This weekend, on the 26th of October, the Uluru climb will officially close at Uluru-Kate Tjuta National Park. On 11 December 1983 Bob Hawke (the PM at the time) promised to hand back the land title to the Aṉangu traditional custodians and caretakers and agreed to the community's 10-point plan which included forbidding the climbing of Uluru. The government, however, set access to climb Uluru and a 99-year lease, instead of the previously agreed-upon 50-year lease, as conditions before the title was officially given back to the Aṉangu on 26 October 1985.
It is for this reason that this date of the 26th of October is so significant, as it marks 34 years since the return of the land to its original people.
This comes after the park’s board agreed unanimously in 2017 that the climb should close, mainly due to cultural reasons, but also, and just as significantly, due to environmental reasons. The impact of millions of footsteps over the last 150 years has left a scar on Uluru. And what’s more, the climb is dangerous.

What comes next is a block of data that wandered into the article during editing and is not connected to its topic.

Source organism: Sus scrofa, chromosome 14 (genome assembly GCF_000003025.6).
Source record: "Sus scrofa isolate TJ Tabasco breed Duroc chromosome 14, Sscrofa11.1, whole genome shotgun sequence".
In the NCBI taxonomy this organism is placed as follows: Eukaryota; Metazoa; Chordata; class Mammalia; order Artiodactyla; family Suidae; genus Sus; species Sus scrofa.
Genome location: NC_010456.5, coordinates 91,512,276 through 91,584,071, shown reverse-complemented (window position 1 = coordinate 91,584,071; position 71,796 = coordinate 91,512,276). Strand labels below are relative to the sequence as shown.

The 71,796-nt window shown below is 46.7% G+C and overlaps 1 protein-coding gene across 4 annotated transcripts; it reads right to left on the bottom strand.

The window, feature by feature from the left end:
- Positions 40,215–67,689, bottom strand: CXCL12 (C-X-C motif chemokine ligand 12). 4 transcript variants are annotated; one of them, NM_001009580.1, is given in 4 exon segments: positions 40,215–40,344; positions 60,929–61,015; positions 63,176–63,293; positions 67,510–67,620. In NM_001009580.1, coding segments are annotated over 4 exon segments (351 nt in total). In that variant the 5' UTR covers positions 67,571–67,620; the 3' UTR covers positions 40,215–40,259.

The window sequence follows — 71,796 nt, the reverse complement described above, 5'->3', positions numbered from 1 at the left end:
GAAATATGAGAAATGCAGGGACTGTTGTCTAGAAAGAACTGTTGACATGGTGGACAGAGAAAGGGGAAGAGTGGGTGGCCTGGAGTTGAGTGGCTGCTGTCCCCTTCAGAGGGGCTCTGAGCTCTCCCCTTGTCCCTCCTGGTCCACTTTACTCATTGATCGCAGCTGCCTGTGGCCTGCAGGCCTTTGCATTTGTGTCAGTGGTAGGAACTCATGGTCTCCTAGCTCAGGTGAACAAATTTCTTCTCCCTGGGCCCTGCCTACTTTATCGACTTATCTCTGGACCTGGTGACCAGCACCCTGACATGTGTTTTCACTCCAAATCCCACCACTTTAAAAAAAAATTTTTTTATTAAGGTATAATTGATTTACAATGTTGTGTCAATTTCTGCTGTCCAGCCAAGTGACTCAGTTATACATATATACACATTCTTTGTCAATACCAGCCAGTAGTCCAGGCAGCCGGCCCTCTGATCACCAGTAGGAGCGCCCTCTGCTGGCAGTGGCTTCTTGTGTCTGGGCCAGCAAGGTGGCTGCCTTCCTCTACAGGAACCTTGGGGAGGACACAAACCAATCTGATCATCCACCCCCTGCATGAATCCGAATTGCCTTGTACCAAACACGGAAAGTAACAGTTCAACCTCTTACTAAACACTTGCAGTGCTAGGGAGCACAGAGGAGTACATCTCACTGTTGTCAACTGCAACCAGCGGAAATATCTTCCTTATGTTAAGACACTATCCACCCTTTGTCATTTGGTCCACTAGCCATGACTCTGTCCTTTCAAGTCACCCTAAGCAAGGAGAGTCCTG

That’s a really important sacred thing that you are climbing… You shouldn’t climb. It’s not the real thing about this place.
— Kunmanara, traditional owner
Traditional owners have asked that tourists not climb Uluru, and apparently 80 percent of visitors have complied, mainly out of respect for this sacred place and those who care for it, however, thousands of tourists have been flocking to the great rock of late, in what seems to be a rush to complete the climb before it’s too late.
We at Life Apparel are extremely happy to see this long-awaited change come into effect before any further damage is done to this sacred site. Hopefully, the protection of this site will ignite similar protections of sacred sites around the country, as so many of them are at risk.
You can find out more about Uluru-Kata Tjuta National Park here.